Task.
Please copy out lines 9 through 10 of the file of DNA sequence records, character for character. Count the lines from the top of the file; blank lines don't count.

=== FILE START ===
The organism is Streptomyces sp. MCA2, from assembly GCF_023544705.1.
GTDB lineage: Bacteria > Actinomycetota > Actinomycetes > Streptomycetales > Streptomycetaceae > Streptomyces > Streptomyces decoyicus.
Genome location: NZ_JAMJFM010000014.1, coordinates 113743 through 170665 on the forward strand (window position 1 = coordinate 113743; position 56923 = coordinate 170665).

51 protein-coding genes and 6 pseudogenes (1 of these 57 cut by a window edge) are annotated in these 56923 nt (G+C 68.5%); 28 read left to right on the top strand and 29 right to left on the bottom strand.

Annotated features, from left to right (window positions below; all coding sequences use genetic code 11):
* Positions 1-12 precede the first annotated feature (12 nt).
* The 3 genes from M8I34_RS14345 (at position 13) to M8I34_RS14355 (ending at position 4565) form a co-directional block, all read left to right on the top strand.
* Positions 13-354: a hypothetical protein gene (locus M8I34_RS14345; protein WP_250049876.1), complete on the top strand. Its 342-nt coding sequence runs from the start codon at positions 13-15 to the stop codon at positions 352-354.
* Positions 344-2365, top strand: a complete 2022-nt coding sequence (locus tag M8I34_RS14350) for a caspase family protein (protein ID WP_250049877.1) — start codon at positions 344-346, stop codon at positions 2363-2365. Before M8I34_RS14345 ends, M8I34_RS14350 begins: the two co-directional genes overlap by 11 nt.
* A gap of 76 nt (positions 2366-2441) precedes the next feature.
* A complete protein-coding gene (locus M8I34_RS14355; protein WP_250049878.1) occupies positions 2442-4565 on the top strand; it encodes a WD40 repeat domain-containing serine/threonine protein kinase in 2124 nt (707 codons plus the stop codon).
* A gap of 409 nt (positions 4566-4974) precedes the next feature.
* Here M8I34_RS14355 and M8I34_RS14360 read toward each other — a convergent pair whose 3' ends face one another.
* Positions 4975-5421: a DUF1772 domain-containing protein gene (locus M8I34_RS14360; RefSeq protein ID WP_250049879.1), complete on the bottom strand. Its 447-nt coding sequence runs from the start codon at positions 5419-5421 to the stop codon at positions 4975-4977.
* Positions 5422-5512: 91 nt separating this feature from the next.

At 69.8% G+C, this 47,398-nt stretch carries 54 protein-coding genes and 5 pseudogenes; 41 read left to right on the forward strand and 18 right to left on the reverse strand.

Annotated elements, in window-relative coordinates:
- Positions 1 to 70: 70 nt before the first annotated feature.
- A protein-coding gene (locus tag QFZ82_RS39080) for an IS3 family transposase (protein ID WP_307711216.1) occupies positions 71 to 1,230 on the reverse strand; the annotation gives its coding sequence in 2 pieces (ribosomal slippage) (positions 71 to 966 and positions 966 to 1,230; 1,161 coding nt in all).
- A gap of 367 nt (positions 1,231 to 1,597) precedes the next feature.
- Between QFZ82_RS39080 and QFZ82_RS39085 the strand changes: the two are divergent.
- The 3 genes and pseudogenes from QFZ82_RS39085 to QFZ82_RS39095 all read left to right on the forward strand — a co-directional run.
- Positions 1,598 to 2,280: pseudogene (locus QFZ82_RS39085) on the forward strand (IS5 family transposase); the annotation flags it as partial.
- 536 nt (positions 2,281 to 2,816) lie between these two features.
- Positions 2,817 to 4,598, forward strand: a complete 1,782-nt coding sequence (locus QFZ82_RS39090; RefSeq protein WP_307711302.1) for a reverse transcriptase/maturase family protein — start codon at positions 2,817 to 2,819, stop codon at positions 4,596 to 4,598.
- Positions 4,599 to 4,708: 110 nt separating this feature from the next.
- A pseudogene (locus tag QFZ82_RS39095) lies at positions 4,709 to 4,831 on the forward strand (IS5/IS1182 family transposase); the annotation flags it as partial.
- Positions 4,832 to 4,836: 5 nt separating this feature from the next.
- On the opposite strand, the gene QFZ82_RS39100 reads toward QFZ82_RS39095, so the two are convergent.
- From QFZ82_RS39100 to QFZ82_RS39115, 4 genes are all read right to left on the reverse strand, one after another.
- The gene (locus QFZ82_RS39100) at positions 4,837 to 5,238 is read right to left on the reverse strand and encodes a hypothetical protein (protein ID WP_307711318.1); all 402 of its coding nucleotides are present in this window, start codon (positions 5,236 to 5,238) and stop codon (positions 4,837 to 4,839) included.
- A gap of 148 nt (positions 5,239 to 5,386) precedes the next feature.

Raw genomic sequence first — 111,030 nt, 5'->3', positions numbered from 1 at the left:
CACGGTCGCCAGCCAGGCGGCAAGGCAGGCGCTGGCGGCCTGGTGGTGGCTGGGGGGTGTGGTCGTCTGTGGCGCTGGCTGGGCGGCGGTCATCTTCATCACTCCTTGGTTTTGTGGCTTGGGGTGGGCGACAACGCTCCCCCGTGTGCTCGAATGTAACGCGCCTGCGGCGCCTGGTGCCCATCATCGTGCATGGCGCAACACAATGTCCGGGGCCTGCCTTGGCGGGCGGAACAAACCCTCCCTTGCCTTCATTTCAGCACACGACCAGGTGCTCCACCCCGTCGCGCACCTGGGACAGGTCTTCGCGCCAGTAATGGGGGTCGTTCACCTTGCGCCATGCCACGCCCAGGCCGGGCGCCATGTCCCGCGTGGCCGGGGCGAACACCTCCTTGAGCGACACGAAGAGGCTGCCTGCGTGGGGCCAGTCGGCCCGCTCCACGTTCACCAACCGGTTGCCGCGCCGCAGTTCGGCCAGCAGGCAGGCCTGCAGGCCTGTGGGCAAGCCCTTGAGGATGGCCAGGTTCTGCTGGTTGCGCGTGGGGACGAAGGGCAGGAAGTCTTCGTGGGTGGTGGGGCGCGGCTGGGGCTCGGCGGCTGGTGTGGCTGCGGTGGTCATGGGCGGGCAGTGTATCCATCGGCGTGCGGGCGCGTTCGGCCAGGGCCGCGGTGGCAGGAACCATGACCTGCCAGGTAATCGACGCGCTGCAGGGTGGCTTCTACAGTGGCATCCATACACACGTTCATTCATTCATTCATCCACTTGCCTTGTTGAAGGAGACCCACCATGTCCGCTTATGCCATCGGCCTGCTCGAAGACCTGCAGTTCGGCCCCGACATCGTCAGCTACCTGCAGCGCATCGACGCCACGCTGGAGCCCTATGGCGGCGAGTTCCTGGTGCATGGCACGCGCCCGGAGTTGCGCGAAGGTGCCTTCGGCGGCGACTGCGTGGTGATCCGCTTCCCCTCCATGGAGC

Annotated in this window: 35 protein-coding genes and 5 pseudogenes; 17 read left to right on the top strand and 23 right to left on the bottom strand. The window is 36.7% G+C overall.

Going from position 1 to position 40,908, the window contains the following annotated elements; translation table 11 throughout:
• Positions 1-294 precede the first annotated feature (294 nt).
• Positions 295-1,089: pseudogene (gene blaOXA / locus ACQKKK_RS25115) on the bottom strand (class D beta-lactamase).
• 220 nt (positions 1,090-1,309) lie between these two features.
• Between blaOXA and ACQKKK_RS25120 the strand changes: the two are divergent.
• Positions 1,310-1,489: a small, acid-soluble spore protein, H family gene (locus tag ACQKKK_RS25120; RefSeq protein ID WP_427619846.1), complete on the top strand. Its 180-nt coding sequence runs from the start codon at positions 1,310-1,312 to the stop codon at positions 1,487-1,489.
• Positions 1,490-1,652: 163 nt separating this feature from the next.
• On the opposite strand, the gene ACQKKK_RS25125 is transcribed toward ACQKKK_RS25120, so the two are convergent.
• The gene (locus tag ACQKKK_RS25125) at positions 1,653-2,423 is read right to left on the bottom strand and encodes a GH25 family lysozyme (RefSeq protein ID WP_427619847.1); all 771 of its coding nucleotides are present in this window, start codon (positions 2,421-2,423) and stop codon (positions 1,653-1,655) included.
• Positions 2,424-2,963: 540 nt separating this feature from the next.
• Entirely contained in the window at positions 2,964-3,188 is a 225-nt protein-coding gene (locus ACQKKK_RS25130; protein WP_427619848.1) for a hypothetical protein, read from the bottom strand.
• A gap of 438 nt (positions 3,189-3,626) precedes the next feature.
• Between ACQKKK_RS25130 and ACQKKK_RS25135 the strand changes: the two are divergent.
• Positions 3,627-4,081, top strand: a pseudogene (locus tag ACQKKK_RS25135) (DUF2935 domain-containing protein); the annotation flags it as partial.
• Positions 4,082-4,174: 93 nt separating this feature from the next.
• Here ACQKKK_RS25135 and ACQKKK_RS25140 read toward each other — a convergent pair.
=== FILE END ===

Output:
* Positions 344-2365, top strand: a complete 2022-nt coding sequence (locus tag M8I34_RS14350) for a caspase family protein (protein ID WP_250049877.1) — start codon at positions 344-346, stop codon at positions 2363-2365. Before M8I34_RS14345 ends, M8I34_RS14350 begins: the two co-directional genes overlap by 11 nt.
* A gap of 76 nt (positions 2366-2441) precedes the next feature.